Review: Journey’s End (Cross Pollinate Productions)

crosspollinateVenue: ATYP (Walsh Bay NSW), Oct 12 – 22, 2016
Playwright: R.C. Sherriff
Director: Samantha Young
Cast: Alex Beauman, Luke Carson, Alex Chalwell, Jack Crumlin, Oliver Crump, Patrick Cullen, George Kemp, Dean Mason, Sam O’Sullivan, Govinda Röser, Aaron Tsindos, Michael Wood
Image by Mansoor Noor

Theatre review
There are always battles being fought somewhere in the world, but we keep this knowledge compartmentalised, out of sight, out of mind. Horrific thoughts are crippling, and for most of us, to keep on living is to forget the atrocities that are happening in faraway lands. When we hear about them on the news, they can seem abstract and alienating, and we think about them as events that happen to other people.

Journey’s End brings us into the intimate setting of the WWI British trenches, where we encounter regular, good men, as they try to keep calm and carry on with the business of war. In R.C. Sherriff’s play, the soldier’s stories and memories feel like personal accounts that can only help to humanise sacrifices made on the front line. It is easy to send young lives off to war, until our own children are the ones being called up.

Drama is punctuated effectively by Samantha Young’s direction, for an engaging plot that belies its age. A clarity of emotion is introduced into the all-male setting, allowing us to perceive the turmoil that the troops try to hide. Actor Sam O’Sullivan is a highlight in the role of Osborne, authentic with his speech and physicality, and tender in his portrayal of the senior officer. Michael Wood is similarly impressive as Hibbert, charming and sympathetic for a boy too immature to be fighting for his country. Jack Crumlin is suitably volatile in the substantial part of Stanhope, although transitions between emotional states can seem abrupt.

The subject matter is important for as long as we continue to participate in warfare, and as was Sherriff’s intention, it is crucial that we look at soldiers, not as concepts, but as palpable individuals. We need these stories to be real, and we need those who survive to tell their truths. Journey’s End is approaching a century old, and bears the look and feel of a period drama. There is a need for today’s equivalent, so that we can get even closer to the abhorrence, in order that we may learn to take greater care in how we treat our neighbours, and ourselves.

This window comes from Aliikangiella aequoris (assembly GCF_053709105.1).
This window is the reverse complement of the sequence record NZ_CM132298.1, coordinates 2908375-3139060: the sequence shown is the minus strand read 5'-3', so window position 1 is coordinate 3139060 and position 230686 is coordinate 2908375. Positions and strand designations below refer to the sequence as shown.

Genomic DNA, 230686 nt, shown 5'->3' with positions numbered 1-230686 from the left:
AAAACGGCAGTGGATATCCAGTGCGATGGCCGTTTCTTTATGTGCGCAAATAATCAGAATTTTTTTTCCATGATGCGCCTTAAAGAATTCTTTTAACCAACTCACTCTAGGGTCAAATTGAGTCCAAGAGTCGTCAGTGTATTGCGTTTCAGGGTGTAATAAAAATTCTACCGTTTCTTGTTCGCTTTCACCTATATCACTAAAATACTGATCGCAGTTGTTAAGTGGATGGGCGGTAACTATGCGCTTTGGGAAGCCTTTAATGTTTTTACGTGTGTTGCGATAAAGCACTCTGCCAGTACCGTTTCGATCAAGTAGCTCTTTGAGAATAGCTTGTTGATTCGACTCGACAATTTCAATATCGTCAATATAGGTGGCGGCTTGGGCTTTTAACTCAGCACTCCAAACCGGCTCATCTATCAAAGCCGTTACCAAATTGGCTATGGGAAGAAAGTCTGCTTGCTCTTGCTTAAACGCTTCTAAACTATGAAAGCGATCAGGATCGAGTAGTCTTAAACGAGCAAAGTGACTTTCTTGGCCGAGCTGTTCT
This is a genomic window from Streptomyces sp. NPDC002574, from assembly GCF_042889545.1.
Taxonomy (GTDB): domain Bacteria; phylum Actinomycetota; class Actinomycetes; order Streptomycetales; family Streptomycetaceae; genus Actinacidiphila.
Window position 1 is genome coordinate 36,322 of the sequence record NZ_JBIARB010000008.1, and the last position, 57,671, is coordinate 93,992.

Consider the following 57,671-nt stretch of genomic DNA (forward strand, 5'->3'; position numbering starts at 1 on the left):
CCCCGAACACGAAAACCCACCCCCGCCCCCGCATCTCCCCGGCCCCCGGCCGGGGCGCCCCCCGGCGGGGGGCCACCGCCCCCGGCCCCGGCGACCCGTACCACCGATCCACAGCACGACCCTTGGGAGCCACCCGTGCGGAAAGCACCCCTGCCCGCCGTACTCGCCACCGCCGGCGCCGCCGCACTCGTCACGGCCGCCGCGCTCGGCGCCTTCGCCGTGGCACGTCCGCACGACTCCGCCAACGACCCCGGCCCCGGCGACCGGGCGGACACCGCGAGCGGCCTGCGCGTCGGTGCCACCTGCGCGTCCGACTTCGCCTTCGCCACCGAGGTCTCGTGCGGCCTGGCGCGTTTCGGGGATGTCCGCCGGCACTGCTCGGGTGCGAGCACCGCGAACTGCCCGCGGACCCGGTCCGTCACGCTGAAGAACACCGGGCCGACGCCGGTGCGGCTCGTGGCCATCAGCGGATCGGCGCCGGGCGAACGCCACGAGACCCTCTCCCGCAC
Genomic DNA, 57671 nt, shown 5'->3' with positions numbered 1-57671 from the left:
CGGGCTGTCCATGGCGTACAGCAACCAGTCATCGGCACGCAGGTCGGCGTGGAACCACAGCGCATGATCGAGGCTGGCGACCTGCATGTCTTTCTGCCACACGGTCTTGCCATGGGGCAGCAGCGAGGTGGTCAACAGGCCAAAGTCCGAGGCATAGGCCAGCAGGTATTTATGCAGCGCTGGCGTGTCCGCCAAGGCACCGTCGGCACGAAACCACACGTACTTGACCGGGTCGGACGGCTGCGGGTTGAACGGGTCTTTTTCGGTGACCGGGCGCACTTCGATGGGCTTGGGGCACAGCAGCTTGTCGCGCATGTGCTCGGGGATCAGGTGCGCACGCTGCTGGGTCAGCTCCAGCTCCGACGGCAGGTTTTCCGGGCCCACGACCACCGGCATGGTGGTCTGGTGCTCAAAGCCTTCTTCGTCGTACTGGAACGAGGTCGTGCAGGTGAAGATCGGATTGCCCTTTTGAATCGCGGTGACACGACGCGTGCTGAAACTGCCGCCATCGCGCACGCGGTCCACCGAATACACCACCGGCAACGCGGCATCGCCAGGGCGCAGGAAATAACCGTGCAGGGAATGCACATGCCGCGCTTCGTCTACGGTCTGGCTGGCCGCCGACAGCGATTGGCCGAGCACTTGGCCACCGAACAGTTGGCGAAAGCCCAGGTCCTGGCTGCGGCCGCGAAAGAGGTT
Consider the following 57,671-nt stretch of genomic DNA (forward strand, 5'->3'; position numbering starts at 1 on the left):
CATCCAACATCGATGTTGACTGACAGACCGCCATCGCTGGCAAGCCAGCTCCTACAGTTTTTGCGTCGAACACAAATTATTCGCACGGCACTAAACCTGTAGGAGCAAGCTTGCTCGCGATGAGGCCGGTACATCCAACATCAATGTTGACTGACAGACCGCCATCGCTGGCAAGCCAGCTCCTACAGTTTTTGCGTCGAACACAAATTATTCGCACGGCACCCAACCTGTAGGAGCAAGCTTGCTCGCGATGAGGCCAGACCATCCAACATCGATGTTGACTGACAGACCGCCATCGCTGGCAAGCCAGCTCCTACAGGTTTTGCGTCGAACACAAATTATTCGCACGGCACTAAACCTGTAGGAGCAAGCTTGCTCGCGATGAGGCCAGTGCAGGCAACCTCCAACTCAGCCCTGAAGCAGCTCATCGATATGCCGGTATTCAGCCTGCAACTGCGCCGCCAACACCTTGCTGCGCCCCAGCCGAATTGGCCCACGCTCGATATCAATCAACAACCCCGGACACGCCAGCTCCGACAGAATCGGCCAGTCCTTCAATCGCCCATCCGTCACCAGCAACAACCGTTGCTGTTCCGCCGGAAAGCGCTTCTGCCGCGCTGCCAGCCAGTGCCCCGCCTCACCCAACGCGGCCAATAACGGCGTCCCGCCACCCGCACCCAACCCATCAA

Review: The Bitter Tears Of Petra Von Kant (Mophead Productions)

mopheadVenue: Old Fitzroy Theatre (Woolloomooloo NSW), Oct 11 – Nov 12, 2016
Playwright: Rainer Werner Fassbinder (translated by David Tushingam)
Director: Shane Bosher
Cast: Taylor Ferguson, Judith Gibson, Matilda Ridgway, Mia Rorris, Eloise Snape, Sara Wiseman
Image by Clare Hawley

Theatre review
In Fassbinder’s The Bitter Tears Of Petra Von Kant, we search for the meaning of love. Petra had just ended a marriage, but now finds herself enamoured with another. Through an examination on the nature of unrequited love, the play is an invitation to meditate on one of life’s biggest mysteries, by looking at the space between being in love, and being out of love. Petra has an object of desire, someone she obsesses over, who responds with nonchalance. Her devotion is both voluntary and involuntary, she gives of herself in hope of reciprocation, but continues to invest her all, even when the outcome is not as intended. She thinks only that her suffering bears a purpose of winning favour, but does not realise the masochistic pleasures that envelope the burning sensations of pain she thrives on.